Sinningia leucotricha has the most beautiful foliage of any sinningia. The white hairs that cover the leaves are thickest on young leaves, since the number of hairs is fixed, and they get further apart as the leaf expands. The flowers are relatively small, tubular, and orange-red.
Because of the dramatic foliage, Sinningia leucotricha, or "Brazilian Edelweiss" (the name under which I saw it displayed in Frankfurt's Palmengarten), has been a popular plant ever since its discovery. It is also quite easy to grow.
Sinningia leucotricha is one of those seasonal species (like, for instance, S. lineata but not S. piresiana or S. hatschbachii) which can sometimes be induced to bloom a second time by cutting off the stems after they have finished blooming. This does not always work, but if there are dormant stem buds on the tuber, they may be stimulated into growth by the removal of the older stems.
Propagation of S. leucotricha is usually by seed, since flowering stems of a mature plant seem to be reluctant to produce new plants. They may root and produce a small tuber, but the tuber normally does not sprout after it goes dormant.
Fortunately, S. leucotricha is very easy to grow from seed.
This picture shows a group of year-old S. leucotricha seedlings, already exhibiting the hairy foliage. The first year, the foliage is very ordinary, and similar to those of (e.g.) S. cardinalis seedlings.
There are a number of varieties of S. leucotricha in cultivation. The standard plant has one tier of four leaves, but there are plants with two tiers. Jon Dixon has a number of plants of this species, and when they flourish, they sometimes get that second tier.
There is also some variation in the flowers; the standard plant has a ring of small dark spots at the boundary between the tube and the slightly flaring lobes. Perhaps some of this variation is due to long-ago hybridization.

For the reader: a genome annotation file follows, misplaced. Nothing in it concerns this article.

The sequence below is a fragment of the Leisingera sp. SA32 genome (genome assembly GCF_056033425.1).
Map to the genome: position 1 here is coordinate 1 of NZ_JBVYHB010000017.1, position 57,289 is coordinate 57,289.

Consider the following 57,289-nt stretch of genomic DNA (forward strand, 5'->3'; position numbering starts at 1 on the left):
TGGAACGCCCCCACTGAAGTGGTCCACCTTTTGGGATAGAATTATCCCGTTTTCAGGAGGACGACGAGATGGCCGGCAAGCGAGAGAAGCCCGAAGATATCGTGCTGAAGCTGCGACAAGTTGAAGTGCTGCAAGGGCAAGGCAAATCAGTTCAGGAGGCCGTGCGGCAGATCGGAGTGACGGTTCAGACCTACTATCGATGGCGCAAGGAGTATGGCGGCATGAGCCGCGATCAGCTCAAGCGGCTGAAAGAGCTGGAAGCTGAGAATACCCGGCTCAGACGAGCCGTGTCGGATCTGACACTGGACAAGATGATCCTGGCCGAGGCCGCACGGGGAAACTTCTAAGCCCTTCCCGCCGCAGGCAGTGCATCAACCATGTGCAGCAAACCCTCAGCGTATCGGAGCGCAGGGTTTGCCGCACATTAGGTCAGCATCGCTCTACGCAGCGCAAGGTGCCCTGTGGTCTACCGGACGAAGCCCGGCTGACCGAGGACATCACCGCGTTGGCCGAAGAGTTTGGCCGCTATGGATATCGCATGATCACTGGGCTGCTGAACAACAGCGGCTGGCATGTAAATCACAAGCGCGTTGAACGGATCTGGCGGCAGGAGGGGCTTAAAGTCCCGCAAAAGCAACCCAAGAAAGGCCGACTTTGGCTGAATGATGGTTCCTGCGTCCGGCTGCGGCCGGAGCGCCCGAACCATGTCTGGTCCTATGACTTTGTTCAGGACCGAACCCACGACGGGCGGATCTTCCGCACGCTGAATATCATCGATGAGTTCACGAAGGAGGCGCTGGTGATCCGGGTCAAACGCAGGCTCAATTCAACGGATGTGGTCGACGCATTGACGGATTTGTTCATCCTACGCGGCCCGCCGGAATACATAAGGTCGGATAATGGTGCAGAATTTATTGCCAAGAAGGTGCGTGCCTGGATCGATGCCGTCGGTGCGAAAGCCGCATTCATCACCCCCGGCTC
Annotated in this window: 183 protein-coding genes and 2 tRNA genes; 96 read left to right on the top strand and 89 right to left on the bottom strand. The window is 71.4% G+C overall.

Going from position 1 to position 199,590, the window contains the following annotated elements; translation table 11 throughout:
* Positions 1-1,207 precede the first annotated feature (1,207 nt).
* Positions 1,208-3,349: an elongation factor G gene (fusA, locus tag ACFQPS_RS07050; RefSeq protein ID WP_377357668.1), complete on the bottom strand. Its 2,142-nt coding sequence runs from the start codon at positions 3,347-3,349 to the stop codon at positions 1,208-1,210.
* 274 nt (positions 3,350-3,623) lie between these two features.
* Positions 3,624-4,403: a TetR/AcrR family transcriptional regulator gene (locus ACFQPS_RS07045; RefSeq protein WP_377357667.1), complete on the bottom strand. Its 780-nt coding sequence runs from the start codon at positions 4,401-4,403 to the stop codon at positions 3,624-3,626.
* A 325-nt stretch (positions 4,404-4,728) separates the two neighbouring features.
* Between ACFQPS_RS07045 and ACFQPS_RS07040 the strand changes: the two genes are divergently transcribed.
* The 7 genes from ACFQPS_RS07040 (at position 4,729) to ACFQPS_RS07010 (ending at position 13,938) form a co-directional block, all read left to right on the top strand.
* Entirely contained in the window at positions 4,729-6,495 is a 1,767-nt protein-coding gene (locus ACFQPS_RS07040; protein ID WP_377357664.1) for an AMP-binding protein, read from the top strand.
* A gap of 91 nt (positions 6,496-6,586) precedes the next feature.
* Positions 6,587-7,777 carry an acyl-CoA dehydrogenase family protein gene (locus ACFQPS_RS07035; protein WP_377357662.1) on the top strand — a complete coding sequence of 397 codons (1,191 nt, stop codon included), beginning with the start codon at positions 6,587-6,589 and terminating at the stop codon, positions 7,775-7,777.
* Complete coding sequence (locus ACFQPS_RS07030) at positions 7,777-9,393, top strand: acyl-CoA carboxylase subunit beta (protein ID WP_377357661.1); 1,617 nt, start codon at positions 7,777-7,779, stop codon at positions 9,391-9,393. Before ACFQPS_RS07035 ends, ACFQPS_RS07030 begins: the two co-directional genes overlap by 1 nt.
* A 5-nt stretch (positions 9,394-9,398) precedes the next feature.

Jon Dixon grows a number of variations on S. leucotricha, so I have devoted a separate page to his plants.
I believe that S. leucotricha has been crossed with many of the other members of the Dircaea clade. Given the results of other intra-Dircaea hybrids, all such crosses are likely to be fertile.
I have crossed S. leucotricha with S. reitzii, obtaining a good plant.
I have also crossed S. leucotricha with S. douglasii. The resulting seedlings have foliage intermediate between the two parents. One bloomed in May 2007.
I raised seed of this cross from the GHA seed fund. Most of the plants actually turned out to be S. leucotricha, but one was clearly a hybrid: see its page.
Jon Dixon got this plant from seed on his S. macrostachya.
Jon Lindstrom did this cross and got a hairy plant with piresiana-marked flowers.
|Habit||Stems upright with 2-3 leaf pairs|
|Leaves||Green, densely covered with silvery hairs|
|Dormancy||Stems fully deciduous. Dormancy is obligate.|
|Flower||Salmon pink to orange-red, tubular|
|From seed||At least three years to bloom, under my conditions|
|Hardiness||Has tolerated 30F (-1C) in my yard|
|Propagation||From seed, which germinates well. The seedlings take a few years to mature, but this is the time to take stem cuttings, since stem cuttings from mature plants root poorly if at all.|
|Recommended?||Absolutely! Everybody must have a leucotricha!|
|Taxonomic group||The douglasii group of the Dircaea clade.|
The 1988 AGGS Sinningia Register says that S. leucotricha is a synonym for S. canescens, but it is now known that they are two different species.
The following information is from the Smithsonian Gesneriad Checklist.
Etymology: leuco- ("white") + -trich ("hair").
Ron Myhr's Gesneriad Reference Web has a picture showing S. leucotricha and S. canescens side by side. The picture was taken in Geneva, at the growing facility of Alain Chautems.